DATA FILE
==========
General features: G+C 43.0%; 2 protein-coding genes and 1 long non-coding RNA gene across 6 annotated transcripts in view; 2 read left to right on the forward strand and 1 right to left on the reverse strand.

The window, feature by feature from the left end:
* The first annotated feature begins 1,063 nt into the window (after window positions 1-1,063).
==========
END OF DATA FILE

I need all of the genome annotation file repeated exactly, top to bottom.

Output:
General features: G+C 43.0%; 2 protein-coding genes and 1 long non-coding RNA gene across 6 annotated transcripts in view; 2 read left to right on the forward strand and 1 right to left on the reverse strand.

The window, feature by feature from the left end:
* The first annotated feature begins 1,063 nt into the window (after window positions 1-1,063).